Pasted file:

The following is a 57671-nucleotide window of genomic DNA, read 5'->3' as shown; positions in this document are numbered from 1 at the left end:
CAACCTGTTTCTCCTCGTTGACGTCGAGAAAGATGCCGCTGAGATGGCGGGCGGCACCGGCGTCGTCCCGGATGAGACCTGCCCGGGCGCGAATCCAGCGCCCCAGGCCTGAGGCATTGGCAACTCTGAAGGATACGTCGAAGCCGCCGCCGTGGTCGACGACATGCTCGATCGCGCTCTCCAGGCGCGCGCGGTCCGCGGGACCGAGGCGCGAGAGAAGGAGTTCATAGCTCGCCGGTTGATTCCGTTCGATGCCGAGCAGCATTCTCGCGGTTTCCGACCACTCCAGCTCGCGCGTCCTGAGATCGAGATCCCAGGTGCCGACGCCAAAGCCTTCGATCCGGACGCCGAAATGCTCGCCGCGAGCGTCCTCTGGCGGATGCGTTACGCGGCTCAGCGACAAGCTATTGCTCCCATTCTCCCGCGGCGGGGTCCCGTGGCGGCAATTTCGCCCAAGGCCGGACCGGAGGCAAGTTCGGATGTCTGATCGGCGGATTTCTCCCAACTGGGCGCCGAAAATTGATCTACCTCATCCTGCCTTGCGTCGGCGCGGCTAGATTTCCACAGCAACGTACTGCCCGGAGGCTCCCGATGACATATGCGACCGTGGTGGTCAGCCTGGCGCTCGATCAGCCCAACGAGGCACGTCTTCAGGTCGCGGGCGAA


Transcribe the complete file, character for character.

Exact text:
The following is a 57671-nucleotide window of genomic DNA, read 5'->3' as shown; positions in this document are numbered from 1 at the left end:
CAACCTGTTTCTCCTCGTTGACGTCGAGAAAGATGCCGCTGAGATGGCGGGCGGCACCGGCGTCGTCCCGGATGAGACCTGCCCGGGCGCGAATCCAGCGCCCCAGGCCTGAGGCATTGGCAACTCTGAAGGATACGTCGAAGCCGCCGCCGTGGTCGACGACATGCTCGATCGCGCTCTCCAGGCGCGCGCGGTCCGCGGGACCGAGGCGCGAGAGAAGGAGTTCATAGCTCGCCGGTTGATTCCGTTCGATGCCGAGCAGCATTCTCGCGGTTTCCGACCACTCCAGCTCGCGCGTCCTGAGATCGAGATCCCAGGTGCCGACGCCAAAGCCTTCGATCCGGACGCCGAAATGCTCGCCGCGAGCGTCCTCTGGCGGATGCGTTACGCGGCTCAGCGACAAGCTATTGCTCCCATTCTCCCGCGGCGGGGTCCCGTGGCGGCAATTTCGCCCAAGGCCGGACCGGAGGCAAGTTCGGATGTCTGATCGGCGGATTTCTCCCAACTGGGCGCCGAAAATTGATCTACCTCATCCTGCCTTGCGTCGGCGCGGCTAGATTTCCACAGCAACGTACTGCCCGGAGGCTCCCGATGACATATGCGACCGTGGTGGTCAGCCTGGCGCTCGATCAGCCCAACGAGGCACGTCTTCAGGTCGCGGGCGAA